- The first email was sent in 1971, by Ray Tomlinson a pioneering American computer programmer at the Boston firm of Bolt, Beranek and Newman (known today as BBN Technologies.) He famously chose the @ symbol to separate the names of senders and recipients from the names of their machines. Email as we know it was born.
- The first documented commercial email for marketing purposes was sent in 1978 by a Gary Thuerk, Marketing Manager at Digital Equipment Corp., and promoted his company’s machines to 400 users via Arpanet. That first mass email resulted in $13M in sales.
- In 1991 the Internet became widely available to the public and beget new systems of communication, from Hotmail to AOL dial-up and Yahoo.
- Inboxes inundated with clutter and junk emails resulted in the introduction of the Data Protection Act in 1998, which required all email marketers to include an opt-out option. But 2004 marks the real beginning of recipient focused anti-spam strategy that continues today.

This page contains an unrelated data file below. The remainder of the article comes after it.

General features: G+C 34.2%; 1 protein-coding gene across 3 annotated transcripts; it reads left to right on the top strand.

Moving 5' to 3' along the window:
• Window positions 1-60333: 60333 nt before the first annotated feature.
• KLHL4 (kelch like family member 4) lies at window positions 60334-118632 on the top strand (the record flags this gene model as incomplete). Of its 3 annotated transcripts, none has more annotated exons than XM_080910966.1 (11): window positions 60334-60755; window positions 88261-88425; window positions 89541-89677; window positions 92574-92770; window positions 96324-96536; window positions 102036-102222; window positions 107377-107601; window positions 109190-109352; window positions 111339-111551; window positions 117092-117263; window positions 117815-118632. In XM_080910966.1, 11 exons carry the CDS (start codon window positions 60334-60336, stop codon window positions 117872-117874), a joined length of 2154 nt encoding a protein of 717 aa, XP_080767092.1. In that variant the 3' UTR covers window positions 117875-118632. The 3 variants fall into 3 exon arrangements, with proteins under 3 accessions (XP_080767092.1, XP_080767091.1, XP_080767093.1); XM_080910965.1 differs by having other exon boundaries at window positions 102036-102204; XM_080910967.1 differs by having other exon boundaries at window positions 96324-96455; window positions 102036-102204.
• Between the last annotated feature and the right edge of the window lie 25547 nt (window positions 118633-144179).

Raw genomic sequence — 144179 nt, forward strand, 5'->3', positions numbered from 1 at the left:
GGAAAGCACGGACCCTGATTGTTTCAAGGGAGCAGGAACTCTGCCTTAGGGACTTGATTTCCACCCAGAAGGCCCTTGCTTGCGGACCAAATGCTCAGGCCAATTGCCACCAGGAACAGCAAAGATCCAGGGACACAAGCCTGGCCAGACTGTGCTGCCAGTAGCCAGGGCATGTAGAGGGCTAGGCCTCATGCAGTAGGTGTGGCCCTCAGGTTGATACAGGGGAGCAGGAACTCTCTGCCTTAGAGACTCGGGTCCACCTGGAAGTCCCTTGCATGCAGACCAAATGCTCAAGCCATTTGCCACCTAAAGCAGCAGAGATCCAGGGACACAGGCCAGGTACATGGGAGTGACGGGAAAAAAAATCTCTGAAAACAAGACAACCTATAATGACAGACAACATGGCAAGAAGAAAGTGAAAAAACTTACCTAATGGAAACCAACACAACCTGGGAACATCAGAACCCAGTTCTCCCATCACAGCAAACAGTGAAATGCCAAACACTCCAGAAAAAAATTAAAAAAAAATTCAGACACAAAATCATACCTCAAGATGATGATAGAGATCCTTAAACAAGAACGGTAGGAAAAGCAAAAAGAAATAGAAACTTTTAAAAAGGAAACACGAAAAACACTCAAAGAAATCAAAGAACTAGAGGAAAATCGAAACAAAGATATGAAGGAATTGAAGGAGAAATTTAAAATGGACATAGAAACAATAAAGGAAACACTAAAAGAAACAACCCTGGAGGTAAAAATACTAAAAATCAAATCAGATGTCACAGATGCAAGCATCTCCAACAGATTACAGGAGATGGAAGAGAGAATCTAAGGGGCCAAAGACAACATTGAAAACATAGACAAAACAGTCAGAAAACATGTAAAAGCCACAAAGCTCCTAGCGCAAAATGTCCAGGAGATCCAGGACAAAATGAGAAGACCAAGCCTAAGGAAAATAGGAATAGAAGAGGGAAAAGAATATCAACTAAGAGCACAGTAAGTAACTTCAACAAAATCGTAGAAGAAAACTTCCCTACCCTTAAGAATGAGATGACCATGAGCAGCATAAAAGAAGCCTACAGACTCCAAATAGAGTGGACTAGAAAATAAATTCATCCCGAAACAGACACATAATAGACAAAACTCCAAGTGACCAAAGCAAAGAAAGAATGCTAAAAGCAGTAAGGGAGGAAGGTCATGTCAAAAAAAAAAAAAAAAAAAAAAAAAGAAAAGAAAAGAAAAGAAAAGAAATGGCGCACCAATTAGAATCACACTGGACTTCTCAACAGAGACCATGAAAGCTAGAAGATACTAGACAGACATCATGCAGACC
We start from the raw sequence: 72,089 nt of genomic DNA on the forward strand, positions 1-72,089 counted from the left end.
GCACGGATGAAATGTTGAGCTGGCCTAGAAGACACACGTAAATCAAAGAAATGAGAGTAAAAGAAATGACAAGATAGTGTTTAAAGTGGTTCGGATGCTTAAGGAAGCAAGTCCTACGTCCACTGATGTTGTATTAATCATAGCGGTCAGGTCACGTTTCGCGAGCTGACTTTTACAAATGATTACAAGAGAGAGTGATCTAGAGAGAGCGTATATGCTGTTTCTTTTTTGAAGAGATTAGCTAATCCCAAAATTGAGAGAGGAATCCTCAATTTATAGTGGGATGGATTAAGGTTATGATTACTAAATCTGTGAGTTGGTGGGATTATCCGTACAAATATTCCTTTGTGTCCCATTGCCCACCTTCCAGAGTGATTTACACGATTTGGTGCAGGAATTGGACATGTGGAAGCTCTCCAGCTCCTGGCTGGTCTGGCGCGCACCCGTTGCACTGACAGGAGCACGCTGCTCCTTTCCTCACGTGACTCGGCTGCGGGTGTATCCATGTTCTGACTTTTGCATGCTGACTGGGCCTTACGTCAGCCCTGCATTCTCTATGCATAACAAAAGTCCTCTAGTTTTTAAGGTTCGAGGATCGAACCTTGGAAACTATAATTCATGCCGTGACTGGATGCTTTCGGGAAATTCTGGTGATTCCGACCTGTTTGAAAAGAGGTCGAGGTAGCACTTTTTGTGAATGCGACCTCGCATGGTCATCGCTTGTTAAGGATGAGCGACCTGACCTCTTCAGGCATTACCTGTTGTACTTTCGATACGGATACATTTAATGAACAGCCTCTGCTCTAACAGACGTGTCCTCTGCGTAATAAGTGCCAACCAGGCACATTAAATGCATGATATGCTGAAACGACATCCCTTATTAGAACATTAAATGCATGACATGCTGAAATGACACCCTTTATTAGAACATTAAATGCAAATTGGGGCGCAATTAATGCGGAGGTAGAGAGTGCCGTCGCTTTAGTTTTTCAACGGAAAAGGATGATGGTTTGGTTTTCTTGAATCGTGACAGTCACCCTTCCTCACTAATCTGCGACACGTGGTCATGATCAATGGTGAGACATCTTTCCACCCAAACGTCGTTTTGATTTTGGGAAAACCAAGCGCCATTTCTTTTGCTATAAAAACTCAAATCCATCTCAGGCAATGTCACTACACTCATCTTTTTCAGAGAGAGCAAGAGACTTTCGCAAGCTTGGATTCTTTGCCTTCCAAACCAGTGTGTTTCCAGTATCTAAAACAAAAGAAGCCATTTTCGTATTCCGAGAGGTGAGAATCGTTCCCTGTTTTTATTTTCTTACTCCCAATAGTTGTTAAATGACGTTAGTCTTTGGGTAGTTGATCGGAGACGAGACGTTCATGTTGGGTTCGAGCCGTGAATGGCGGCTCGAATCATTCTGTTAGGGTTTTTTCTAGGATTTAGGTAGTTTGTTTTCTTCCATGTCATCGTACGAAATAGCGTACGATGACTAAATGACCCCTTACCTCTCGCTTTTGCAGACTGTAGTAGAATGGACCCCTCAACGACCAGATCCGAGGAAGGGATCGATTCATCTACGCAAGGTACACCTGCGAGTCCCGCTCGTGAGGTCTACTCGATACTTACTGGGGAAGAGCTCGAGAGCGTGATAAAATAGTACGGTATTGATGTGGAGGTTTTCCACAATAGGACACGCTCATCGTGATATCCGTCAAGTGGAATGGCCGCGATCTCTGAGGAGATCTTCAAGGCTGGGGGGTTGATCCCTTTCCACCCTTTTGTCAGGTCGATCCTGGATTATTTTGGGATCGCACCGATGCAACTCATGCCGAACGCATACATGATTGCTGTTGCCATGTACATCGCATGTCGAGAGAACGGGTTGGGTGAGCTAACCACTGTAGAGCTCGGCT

- The hundreds of email service providers available provide nothing short of awesome metrics and data that can be leveraged to optimize digital marketing campaigns.
- These tools and others can be leveraged to create personalized, automated communications that are relevant to a customer’s specific behavior and even delightful to read.